1Western Health, Melbourne, Australia, 2Australian Institute of Musculoskeletal Science, Melbourne, Australia, 3Western Centre for Health Research and Education, Melbourne, Australia, 4Victoria University, Melbourne, Australia, 5University of Melbourne, Melbourne, Australia, 6Monash University, Melbourne, Australia

Aim: Cardiovascular fitness levels are significantly lower in stroke survivors compared to the general population, which limits participation in everyday activities. Meta-analysis favours the efficacy of aerobic exercise on fitness (VO₂ peak) following stroke, whilst the effect on mood and quality of life (QOL) is not yet known.  The optimal dosage and intensity of cardiovascular fitness training following stroke is unclear. The primary hypothesis was that the addition of moderate-intensity fitness training to ‘usual’ rehabilitation following stroke is feasible and safe to conduct. Secondary hypotheses were that this training will improve fitness (VO₂ peak), walking capacity and speed, depression and QOL, when compared to a low-intensity control exercise.

Method: This study was a pilot, prospective, patient- and assessor-blinded parallel group randomised controlled trial of 20 participants, conducted in the Community Based Rehabilitation centre of a tertiary, metropolitan hospital.  Eligibility criteria included ambulant stroke survivors (>100m) who were at least 6 weeks post stroke and medically stable. Participants were randomly allocated to moderate-intensity fitness training or ‘low-intensity’ control exercise; attended 2 sessions for 12 weeks; and completed a home exercise program. The primary outcome measure was VO₂ peak; secondary outcomes were functional independence (6 minute walk test, 10m walk test), QOL (SF-36) and depression (PHQ-9). Patient demographics, attendance, adherence to training parameters and home exercise compliance were recorded.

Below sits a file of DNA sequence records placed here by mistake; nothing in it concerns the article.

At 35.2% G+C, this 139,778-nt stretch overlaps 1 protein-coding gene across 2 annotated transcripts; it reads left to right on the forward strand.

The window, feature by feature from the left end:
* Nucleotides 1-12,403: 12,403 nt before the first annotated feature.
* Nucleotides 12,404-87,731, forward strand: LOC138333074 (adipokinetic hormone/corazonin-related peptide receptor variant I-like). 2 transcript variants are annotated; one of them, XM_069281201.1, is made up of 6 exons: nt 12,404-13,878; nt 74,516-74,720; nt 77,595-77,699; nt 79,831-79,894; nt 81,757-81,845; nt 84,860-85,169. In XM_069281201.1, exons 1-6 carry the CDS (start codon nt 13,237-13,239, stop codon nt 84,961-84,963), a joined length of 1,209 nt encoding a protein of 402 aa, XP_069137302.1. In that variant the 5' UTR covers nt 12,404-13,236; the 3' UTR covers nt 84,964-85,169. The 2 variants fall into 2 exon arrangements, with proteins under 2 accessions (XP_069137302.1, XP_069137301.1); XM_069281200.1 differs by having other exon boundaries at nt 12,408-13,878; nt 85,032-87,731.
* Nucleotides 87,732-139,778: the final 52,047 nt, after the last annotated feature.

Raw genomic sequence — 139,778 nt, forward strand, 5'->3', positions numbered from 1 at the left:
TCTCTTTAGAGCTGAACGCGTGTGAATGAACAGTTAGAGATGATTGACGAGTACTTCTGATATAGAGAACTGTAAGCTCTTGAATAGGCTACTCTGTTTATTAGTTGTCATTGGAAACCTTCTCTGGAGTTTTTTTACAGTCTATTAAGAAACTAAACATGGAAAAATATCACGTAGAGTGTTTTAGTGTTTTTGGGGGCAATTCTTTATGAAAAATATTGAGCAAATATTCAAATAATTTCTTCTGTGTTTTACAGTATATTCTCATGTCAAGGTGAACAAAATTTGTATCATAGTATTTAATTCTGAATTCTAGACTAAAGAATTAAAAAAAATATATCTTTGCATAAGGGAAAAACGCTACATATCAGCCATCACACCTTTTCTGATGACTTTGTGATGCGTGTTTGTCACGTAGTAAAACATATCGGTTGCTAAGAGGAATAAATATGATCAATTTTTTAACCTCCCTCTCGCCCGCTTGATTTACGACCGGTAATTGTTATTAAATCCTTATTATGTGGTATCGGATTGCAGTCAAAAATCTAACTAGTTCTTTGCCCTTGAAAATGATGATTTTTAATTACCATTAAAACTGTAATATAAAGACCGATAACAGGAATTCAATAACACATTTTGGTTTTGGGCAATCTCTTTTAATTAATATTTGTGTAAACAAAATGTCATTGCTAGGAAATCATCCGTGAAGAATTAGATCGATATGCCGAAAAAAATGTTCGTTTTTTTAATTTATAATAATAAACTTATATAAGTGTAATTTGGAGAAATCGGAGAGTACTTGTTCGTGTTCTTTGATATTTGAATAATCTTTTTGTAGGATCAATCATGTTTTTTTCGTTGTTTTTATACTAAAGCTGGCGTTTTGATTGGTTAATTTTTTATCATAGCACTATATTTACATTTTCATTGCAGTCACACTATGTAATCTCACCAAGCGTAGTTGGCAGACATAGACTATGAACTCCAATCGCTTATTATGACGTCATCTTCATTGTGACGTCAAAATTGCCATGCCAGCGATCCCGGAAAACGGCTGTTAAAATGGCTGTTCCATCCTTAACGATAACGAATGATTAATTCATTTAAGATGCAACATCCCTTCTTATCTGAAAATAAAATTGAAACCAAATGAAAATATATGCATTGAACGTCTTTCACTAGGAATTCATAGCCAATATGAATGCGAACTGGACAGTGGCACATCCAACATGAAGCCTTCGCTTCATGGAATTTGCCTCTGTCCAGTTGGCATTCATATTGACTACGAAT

Results: 20 participants were recruited.  Statistical analyses will be available to present including safety, feasibility, the effect size for power analysis, between-group and within- group differences. Participant capacity to adhere to training parameters will be examined

Significance of the findings to allied health: This study will contribute to optimising outcomes in post stroke rehabilitation and functional participation.

12